“The core problem so far has unquestionably been the lack of vaccinations,” Stiko boss Thomas Mertens told the Augsburg Allgemeine newspaper.
Saying that he could understand why so many people have been frustrated by the pace of the rollout, he added that the rate of vaccination should pick up markedly next month.
“I think that there will be such an increase in available doses in the second and third quarters, that the vaccine centres will no longer be able to use them all,” Mertens predicted.
While the UK, USA and Israel have forged ahead with their vaccination programmes, Germany and other EU countries have been slowed down by supply shortages and limits set on the use of the AstraZeneca vaccination.
On Thursday March 4th, the Stiko changed its recommendations for the AstraZeneca jab, saying that it now also recommended it for use on people over the age of 65.
Initially, Stiko said there was not enough data on its effectiveness in older patients, but a study showing that the vaccine had significantly reduced hospitalisations in Scotland persuaded the commission to change its mind.
Hundreds of thousands of doses of the AstraZeneca vaccination are reportedly sitting unused in German storage facilities.
Meanwhile, German states are still having to deal with significant shortages in supply.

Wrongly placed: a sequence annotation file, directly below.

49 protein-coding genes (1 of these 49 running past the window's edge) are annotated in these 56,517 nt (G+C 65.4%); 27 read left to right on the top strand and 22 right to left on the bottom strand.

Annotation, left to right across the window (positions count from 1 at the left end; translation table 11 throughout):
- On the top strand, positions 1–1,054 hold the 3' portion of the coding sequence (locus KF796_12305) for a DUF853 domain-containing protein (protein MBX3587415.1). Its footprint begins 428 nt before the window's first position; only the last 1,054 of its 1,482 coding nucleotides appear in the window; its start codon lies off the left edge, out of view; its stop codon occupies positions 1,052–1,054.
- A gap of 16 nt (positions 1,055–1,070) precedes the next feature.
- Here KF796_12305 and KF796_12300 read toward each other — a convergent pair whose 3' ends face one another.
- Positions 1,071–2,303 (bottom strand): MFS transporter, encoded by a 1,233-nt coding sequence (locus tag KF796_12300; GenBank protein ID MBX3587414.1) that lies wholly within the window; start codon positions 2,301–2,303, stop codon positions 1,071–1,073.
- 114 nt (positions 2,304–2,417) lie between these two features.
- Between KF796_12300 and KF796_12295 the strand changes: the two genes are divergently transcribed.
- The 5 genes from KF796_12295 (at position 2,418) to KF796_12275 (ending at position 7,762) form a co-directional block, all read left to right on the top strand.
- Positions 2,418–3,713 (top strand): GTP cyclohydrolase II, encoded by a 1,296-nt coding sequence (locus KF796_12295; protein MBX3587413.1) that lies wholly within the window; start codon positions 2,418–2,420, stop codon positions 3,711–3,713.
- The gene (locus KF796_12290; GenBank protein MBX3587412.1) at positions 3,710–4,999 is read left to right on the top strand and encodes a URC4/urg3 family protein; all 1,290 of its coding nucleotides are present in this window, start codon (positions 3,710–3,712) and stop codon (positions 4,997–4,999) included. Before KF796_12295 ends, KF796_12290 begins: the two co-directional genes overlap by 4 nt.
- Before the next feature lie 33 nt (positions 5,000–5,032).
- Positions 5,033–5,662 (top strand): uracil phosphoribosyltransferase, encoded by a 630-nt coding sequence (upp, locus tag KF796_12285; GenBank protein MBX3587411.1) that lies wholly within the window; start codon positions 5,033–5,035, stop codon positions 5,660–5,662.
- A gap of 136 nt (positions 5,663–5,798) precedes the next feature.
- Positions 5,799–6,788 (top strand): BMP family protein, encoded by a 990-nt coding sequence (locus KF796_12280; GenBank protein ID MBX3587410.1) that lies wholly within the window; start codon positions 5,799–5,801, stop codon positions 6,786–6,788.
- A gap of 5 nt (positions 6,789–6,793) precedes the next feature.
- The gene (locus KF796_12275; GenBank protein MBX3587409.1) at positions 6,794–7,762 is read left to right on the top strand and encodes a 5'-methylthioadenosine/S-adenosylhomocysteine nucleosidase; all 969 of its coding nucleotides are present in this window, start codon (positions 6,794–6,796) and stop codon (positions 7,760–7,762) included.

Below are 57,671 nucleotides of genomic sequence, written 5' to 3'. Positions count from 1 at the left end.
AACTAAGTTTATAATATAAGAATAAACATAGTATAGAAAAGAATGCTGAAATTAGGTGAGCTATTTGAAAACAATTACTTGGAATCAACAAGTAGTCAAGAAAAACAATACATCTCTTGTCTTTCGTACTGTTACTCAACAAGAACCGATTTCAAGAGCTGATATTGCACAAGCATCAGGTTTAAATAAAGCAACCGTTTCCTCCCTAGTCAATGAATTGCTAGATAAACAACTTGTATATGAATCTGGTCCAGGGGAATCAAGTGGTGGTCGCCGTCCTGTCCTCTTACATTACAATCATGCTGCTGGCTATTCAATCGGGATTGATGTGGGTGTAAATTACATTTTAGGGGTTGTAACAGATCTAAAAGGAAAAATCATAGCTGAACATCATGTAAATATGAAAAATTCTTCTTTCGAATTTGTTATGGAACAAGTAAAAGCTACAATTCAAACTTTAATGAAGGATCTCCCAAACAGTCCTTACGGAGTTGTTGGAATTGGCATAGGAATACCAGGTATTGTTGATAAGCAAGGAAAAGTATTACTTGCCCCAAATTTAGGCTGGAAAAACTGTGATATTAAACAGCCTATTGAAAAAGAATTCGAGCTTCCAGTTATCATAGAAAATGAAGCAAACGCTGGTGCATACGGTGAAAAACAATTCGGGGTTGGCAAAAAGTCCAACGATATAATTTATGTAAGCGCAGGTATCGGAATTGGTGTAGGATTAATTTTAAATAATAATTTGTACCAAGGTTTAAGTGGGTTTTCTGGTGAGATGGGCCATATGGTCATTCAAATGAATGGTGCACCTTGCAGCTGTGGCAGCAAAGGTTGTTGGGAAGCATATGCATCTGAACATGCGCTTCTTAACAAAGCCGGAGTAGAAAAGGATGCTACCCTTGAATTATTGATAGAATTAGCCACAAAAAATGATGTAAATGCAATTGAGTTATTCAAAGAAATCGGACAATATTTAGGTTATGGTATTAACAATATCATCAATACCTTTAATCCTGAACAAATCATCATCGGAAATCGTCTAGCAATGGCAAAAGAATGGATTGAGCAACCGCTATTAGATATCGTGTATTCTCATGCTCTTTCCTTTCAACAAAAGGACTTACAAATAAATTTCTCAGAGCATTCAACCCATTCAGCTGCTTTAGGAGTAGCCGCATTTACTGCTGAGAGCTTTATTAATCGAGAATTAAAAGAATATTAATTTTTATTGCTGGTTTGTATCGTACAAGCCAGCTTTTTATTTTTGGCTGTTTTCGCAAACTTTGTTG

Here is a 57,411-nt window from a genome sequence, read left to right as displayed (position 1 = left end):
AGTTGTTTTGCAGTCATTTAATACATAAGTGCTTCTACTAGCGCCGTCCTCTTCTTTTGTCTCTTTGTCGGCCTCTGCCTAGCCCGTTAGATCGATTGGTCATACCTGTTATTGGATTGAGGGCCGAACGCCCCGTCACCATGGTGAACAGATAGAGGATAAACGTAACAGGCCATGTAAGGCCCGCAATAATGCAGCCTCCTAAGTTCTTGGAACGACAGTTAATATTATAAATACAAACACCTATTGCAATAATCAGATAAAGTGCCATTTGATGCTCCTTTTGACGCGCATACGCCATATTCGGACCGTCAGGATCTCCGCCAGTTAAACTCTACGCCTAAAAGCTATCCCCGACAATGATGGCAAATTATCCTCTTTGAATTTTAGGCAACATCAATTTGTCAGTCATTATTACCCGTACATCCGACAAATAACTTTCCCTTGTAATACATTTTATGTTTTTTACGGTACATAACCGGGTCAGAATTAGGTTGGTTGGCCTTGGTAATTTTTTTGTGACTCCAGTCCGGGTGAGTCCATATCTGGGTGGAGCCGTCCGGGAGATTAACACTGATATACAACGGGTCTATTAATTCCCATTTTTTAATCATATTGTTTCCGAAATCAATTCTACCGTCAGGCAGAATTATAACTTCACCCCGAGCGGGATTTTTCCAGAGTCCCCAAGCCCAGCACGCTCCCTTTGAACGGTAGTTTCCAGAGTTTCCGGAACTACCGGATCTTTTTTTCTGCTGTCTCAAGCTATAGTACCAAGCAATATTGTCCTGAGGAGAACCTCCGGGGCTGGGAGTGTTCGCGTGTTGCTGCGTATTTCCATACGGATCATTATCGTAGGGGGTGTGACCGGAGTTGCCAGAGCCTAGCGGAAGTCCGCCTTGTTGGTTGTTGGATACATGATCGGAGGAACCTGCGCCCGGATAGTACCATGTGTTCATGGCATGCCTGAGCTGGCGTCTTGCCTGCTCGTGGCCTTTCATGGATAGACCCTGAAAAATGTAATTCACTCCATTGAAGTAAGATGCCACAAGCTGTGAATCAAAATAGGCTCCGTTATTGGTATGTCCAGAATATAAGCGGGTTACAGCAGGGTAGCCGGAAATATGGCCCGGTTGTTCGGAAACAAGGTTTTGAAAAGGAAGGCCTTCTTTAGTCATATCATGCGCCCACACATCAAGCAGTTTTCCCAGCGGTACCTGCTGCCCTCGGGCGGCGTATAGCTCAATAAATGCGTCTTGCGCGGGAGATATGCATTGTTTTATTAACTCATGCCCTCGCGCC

Baden-Württemberg confirmed on Saturday that it had stopped delivering vaccines to its hospitals so that the supply to vaccine centres could be secured.
“The continuing shortage of vaccine supplies means that the vaccine doses which have been given to our state will be delivered in the coming weeks to the vaccination centres,” the state health department said.
Hospital staff have been at the front of the queue in Germany’s vaccine priority list since the vaccine programme began, receiving their jabs at the same time as those over the age of 80.
Baden-Wurttemberg says though that all “high risk” staff – those who come into regular contact with Covid-19 patients – have now been vaccinated, meaning that priorities need to be focused elsewhere.
Hospital staff will now have to register for appointments at vaccine centres in the southwestern state.
“We are not happy about this, nor can we really understand it,” said Hans-Georg Kräusslich, head virologist at Heidelberg University Hospital.
“For example, we wanted to vaccinate the students who are doing their clinical semester, as well as other staff. Now everyone has to register at the vaccination centres where the workload is already high.”
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